Is that normal to get <html> tags in title metadata?


In some records, we get tags in the title metadata. Is that an error ? E.G. :

Api crossref org/v1/works/10.1002/ajpa.24488

“title”: [“A population history of indigenous\n Bahamian\n islanders: Insights from ancient\n DNA”],

Is there a way to get only raw text with the CrossRef API ?


Hi Fred,

It’s not especially common, but it is allowed.

We support certain face markup within the metadata that publishers supply for their registered content.

It’s up to each publisher when and whether they opt to supply those markup tags.

There’s not a way to query the API such that you’ll get back only the text, without tags. You’d have to clean up the data after the fact to strip them out, if that’s what you wanted.


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Hi Shayn,

I had the same question. Thanks for the link and confirmation. I wonder if a full specification is available of what kind of face markup is permitted.

For example. a bibtex query for the paper with DOI 10.1002/2015gl067329 gives me the title:

	title = {An automatically updated
		            -wave model of the upper mantle and the depth extent of azimuthal anisotropy},

Notice that in order to process this I would need to first decode the latex, and then decode the html tags, in that specific order. The face markup docs only mentions html entities and MathML, not arbitrary LaTeX on top of that. I wonder if the face markup could be better constrained.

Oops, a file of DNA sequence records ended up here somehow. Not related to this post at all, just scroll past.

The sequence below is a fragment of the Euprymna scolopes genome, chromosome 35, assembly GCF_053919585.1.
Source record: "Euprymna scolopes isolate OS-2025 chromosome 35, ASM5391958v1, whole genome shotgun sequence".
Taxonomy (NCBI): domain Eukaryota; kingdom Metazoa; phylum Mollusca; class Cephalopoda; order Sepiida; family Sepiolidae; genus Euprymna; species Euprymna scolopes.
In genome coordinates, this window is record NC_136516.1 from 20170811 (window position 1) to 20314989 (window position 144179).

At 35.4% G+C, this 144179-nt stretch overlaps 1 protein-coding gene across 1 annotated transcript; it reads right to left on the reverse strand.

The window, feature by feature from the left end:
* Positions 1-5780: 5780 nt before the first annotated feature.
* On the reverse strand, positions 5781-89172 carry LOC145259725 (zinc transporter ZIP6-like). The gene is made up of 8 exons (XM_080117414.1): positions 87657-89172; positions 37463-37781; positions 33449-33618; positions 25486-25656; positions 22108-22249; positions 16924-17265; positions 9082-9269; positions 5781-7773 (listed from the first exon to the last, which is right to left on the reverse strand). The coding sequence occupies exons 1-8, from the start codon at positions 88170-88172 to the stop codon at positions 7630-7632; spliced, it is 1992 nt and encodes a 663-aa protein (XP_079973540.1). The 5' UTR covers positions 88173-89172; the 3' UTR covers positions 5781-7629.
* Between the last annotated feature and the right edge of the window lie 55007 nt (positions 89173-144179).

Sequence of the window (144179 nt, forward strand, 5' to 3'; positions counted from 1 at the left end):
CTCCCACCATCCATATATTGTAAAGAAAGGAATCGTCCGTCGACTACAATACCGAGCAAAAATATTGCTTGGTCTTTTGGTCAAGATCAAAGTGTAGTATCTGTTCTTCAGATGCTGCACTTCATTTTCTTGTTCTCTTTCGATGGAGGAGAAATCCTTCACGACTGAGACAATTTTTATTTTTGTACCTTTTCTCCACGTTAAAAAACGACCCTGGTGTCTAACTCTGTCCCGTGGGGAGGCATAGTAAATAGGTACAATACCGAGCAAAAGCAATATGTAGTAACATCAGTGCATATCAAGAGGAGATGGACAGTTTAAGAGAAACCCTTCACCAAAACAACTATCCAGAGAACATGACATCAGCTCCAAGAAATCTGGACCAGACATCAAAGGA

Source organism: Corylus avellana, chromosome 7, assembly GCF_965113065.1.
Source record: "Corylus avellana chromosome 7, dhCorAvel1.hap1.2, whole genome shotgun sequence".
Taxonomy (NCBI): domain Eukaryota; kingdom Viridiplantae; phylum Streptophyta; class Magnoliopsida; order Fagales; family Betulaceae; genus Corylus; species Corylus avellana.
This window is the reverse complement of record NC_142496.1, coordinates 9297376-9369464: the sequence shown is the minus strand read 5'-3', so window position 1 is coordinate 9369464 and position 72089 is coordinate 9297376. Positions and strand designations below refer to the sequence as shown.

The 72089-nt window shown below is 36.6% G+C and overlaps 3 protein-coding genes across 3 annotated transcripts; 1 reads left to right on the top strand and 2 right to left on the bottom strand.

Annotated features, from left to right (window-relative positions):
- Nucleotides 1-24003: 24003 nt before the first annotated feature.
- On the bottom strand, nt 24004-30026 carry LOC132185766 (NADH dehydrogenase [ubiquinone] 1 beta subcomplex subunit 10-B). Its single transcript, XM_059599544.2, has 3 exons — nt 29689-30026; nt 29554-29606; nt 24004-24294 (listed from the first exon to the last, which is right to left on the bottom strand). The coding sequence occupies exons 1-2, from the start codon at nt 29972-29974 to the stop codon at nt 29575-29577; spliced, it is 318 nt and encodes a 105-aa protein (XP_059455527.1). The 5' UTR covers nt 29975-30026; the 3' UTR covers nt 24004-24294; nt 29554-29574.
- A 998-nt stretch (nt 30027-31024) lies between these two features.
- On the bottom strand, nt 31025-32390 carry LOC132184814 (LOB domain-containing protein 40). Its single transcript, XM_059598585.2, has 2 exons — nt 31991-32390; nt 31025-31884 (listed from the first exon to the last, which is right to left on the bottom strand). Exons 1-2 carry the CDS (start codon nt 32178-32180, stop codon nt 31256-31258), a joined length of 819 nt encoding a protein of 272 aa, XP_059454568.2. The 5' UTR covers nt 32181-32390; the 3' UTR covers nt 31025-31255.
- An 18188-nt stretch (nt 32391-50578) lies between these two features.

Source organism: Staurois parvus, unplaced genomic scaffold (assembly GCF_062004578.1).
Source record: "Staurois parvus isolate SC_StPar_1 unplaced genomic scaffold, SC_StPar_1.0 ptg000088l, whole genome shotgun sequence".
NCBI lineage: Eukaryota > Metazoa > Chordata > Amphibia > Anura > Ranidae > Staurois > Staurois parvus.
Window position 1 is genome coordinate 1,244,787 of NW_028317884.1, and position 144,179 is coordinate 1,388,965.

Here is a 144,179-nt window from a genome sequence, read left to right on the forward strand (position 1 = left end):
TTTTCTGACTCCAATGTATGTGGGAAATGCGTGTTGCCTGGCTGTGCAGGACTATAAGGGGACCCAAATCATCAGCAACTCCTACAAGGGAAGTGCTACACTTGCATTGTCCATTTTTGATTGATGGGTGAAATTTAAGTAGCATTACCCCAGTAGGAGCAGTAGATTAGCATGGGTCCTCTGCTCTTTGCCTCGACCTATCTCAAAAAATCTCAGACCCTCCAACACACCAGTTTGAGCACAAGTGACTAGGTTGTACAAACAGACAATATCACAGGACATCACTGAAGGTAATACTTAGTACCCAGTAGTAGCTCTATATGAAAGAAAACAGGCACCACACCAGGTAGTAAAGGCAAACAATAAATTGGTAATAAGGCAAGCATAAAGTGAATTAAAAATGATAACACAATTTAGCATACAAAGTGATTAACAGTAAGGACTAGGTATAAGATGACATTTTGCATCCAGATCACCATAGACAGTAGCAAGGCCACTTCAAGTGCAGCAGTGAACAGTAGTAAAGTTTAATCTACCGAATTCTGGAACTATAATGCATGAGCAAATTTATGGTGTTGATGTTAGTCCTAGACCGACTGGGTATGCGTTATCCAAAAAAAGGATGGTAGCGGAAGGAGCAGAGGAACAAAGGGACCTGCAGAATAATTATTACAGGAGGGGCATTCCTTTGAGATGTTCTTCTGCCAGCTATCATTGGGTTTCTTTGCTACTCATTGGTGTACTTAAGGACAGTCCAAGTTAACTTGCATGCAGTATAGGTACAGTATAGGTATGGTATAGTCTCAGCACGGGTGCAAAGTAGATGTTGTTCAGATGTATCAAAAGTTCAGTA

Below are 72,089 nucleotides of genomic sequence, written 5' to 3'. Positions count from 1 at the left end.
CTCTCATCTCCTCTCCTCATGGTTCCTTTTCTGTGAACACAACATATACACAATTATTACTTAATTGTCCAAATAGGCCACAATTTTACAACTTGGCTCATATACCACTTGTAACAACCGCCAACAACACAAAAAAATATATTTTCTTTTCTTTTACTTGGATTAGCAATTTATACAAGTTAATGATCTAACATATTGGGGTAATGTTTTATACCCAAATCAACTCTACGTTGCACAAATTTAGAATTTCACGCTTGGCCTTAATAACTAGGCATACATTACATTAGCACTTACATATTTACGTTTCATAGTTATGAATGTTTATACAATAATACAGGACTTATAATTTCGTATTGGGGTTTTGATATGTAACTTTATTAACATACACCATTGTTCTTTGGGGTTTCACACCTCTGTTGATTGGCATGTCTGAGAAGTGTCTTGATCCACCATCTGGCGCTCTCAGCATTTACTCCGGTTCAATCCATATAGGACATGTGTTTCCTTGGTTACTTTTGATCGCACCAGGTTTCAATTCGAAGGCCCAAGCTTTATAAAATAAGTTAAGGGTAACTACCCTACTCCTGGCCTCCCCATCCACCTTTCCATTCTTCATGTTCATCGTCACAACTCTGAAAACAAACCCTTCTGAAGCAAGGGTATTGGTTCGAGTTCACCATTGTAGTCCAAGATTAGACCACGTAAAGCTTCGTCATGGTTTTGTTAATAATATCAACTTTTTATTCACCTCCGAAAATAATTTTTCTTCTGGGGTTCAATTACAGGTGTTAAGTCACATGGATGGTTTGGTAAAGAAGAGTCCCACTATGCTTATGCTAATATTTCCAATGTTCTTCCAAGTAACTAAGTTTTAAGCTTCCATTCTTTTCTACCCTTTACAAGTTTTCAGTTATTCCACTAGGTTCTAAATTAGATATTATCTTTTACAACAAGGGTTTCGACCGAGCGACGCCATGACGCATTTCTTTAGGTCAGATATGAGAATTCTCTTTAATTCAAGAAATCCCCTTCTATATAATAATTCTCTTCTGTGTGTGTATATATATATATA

Could a specification for the permitted face markup perhaps even be used to implement content negotiation in a way that “application/x-bibtex” queries would always return metadata in LaTeX? I suppose this would require a translation layer between the html (?) based face markup and an equivalent LaTeX representation. I appreciate that this would not be trivial, but it would greatly improve the quality of automated bibliography generation.

Hi, and thanks for your feedback

The permitted markup, and the metadata elements where it’s allowed, are described in our documentation.

It’s relatively minimal, just bold (b), italic (i), underline (u), over-line (ovl), superscript (sup), subscript (sub), small caps (scp), and typewriter text (tt). And they can only occur in titles and citations.

I’m not sure, but I can pass the suggestion along to our technical team and the API product manager. Content negotiation is an especially complicated tool to make updates or improvements too, because it’s a collaboration between three organizations.